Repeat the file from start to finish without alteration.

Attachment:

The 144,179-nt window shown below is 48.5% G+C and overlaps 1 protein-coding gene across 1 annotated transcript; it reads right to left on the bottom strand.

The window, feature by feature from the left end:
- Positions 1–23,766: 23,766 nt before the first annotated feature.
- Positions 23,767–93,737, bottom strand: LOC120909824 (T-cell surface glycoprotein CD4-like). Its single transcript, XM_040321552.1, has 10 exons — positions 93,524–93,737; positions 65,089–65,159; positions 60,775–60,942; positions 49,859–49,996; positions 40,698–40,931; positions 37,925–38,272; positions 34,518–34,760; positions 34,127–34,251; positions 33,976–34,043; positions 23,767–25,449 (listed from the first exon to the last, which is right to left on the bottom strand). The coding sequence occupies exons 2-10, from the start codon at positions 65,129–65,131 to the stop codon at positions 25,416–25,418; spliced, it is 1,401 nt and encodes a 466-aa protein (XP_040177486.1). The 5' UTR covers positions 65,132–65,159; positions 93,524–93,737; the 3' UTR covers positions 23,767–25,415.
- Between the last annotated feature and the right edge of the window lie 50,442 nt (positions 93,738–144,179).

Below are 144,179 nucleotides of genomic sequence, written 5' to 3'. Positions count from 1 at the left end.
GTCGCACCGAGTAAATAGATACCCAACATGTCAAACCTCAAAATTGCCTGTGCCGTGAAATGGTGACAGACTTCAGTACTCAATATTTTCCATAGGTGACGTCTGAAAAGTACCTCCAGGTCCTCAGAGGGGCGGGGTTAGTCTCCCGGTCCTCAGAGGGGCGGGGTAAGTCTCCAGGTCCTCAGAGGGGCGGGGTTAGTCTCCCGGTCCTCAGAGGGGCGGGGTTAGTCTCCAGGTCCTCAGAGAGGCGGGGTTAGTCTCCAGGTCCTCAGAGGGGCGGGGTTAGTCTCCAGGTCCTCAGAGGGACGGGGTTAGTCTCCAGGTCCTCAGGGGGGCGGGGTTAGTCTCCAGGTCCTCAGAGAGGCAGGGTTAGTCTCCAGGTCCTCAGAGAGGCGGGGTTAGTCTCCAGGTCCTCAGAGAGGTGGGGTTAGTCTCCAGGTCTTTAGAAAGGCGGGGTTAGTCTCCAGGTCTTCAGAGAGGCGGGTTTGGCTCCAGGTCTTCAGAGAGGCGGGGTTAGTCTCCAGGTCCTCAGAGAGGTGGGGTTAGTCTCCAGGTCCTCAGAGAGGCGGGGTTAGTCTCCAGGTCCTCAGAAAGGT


The 144,179-nt window shown below is 48.5% G+C and overlaps 1 protein-coding gene across 1 annotated transcript; it reads right to left on the bottom strand.

The window, feature by feature from the left end:
- Positions 1–23,766: 23,766 nt before the first annotated feature.
- Positions 23,767–93,737, bottom strand: LOC120909824 (T-cell surface glycoprotein CD4-like). Its single transcript, XM_040321552.1, has 10 exons — positions 93,524–93,737; positions 65,089–65,159; positions 60,775–60,942; positions 49,859–49,996; positions 40,698–40,931; positions 37,925–38,272; positions 34,518–34,760; positions 34,127–34,251; positions 33,976–34,043; positions 23,767–25,449 (listed from the first exon to the last, which is right to left on the bottom strand). The coding sequence occupies exons 2-10, from the start codon at positions 65,129–65,131 to the stop codon at positions 25,416–25,418; spliced, it is 1,401 nt and encodes a 466-aa protein (XP_040177486.1). The 5' UTR covers positions 65,132–65,159; positions 93,524–93,737; the 3' UTR covers positions 23,767–25,415.
- Between the last annotated feature and the right edge of the window lie 50,442 nt (positions 93,738–144,179).

Below are 144,179 nucleotides of genomic sequence, written 5' to 3'. Positions count from 1 at the left end.
GTCGCACCGAGTAAATAGATACCCAACATGTCAAACCTCAAAATTGCCTGTGCCGTGAAATGGTGACAGACTTCAGTACTCAATATTTTCCATAGGTGACGTCTGAAAAGTACCTCCAGGTCCTCAGAGGGGCGGGGTTAGTCTCCCGGTCCTCAGAGGGGCGGGGTAAGTCTCCAGGTCCTCAGAGGGGCGGGGTTAGTCTCCCGGTCCTCAGAGGGGCGGGGTTAGTCTCCAGGTCCTCAGAGAGGCGGGGTTAGTCTCCAGGTCCTCAGAGGGGCGGGGTTAGTCTCCAGGTCCTCAGAGGGACGGGGTTAGTCTCCAGGTCCTCAGGGGGGCGGGGTTAGTCTCCAGGTCCTCAGAGAGGCAGGGTTAGTCTCCAGGTCCTCAGAGAGGCGGGGTTAGTCTCCAGGTCCTCAGAGAGGTGGGGTTAGTCTCCAGGTCTTTAGAAAGGCGGGGTTAGTCTCCAGGTCTTCAGAGAGGCGGGTTTGGCTCCAGGTCTTCAGAGAGGCGGGGTTAGTCTCCAGGTCCTCAGAGAGGTGGGGTTAGTCTCCAGGTCCTCAGAGAGGCGGGGTTAGTCTCCAGGTCCTCAGAAAGGT